On January 14 I posted an article titled, “Baseball and Blogs.” Among other subjects, I wrote about how major league baseball organizations continue to give near-monopolistic preference to mainstream media such as newspapers while ignoring, if not disdaining, Web sites and blogs.
I noted that, with subscriptions declining, newspapers are struggling to find a way to survive in the Internet era, somehow trying to find a balance between electronic and print media while those of us who’ve been on the Web all along are still treated as if we don’t exist — or, even worse, as a threat.
Which is why I was quite amused by an article in the Business section of today’s Los Angeles Times.
“The Times Shifts Its Focus to Web” was the article’s title.
I encourage you to read the entire article, but here are the most interesting excepts:
Los Angeles Times Editor James E. O’Shea unveiled a major initiative Wednesday to combine operations of the newspaper and its Internet site — a change he said was crucial to ensuring that The Times remains a premier news outlet.
O’Shea employed dire statistics on declining print advertising revenue to urge The Times’ 940 journalists to throw off a "bunker mentality" and view latimes.com as the paper’s primary vehicle for delivering news.
In his first significant action since becoming editor in mid-November, O’Shea said he would create the position of editor for innovation and launch a crash course for journalists to push ahead the melding of the newspaper and its website.
O’Shea named Business Editor Russ Stanton to the innovation post and said the "Internet 101" course would teach reporters, editors and photographers to become "savvy multimedia journalists," able to enhance their writing with audio and video reports. He emphasized the need for speed in reforming an operation that he called "woefully behind" the competition.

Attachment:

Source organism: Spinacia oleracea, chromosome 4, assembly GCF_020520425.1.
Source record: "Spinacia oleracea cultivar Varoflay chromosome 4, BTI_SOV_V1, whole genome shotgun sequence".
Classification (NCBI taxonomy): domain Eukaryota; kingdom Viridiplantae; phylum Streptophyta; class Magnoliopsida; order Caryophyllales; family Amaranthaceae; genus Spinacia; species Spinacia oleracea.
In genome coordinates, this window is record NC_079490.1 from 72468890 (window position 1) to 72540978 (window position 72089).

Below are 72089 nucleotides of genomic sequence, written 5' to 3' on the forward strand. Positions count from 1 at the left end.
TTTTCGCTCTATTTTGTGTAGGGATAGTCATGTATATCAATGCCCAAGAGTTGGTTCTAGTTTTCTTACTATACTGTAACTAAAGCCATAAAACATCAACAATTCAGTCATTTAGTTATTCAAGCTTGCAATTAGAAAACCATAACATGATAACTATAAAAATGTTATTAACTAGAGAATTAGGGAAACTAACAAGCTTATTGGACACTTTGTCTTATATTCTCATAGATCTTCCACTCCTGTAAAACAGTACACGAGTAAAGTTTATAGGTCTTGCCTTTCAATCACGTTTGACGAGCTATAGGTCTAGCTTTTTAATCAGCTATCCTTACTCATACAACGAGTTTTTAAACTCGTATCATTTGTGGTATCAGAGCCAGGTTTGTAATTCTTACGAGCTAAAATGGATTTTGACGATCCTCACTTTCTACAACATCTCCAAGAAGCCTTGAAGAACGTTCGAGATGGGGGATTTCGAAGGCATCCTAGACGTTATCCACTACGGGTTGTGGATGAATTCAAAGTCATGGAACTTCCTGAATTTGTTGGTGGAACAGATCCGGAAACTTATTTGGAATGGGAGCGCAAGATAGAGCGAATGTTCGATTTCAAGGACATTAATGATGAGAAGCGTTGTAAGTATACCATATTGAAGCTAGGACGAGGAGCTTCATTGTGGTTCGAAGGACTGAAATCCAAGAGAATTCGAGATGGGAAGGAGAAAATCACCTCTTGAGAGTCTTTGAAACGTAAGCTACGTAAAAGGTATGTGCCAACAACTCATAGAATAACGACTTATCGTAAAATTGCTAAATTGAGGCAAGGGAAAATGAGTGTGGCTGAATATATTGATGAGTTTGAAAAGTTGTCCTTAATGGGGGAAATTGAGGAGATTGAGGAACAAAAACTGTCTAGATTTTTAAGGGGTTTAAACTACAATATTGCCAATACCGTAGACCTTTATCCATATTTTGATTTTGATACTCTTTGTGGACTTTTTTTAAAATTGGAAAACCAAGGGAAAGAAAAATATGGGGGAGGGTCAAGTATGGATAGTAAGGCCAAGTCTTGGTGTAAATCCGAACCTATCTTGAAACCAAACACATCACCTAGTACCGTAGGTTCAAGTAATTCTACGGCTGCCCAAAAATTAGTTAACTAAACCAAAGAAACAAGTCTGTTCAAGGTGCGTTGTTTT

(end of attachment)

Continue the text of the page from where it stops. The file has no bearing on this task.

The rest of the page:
Forgive me for laughing.
FutureAngels.com is part of that competition they’re "woefully behind." I’ve been posting audio interviews since 1999, and video highlight clips since 2002. Not to mention doing all the photos too, this blog I started three months ago, and the podcast that debuted last week.
And that’s just me. Alone.
Despite all that, I and other Web sites are treated by major league teams’ Media Relations as non-entities or threats to the established order. Yet here’s the Times trying to train their scribes to be not just reporters, but also how to file audio and video files.
You can bet the Angels Media Relations will make sure to help the Times try to file their webcasts, while those of us who’ve been doing it for years will continue to be shunned.
It just drips with irony.
Don’t get me wrong. I applaud O’Shea for making a bold move to take the Times into the 21st Century. I hope he turns around the paper. The reporting is light-years beyond the Orange County Register. But at the same time, it seems to be a tacit admission that FutureAngels.com and other Web sites have been on the right track all these years. Yet Major League Baseball continues to shun us.
Anyway, I recommend you read the article, and the entire text of O’Shea’s address to the Times staff.
This article is copyright © 2007 Wordsmith Resources and FutureAngels.com. It may not be used elsewhere without the prior expressed written permission of the author.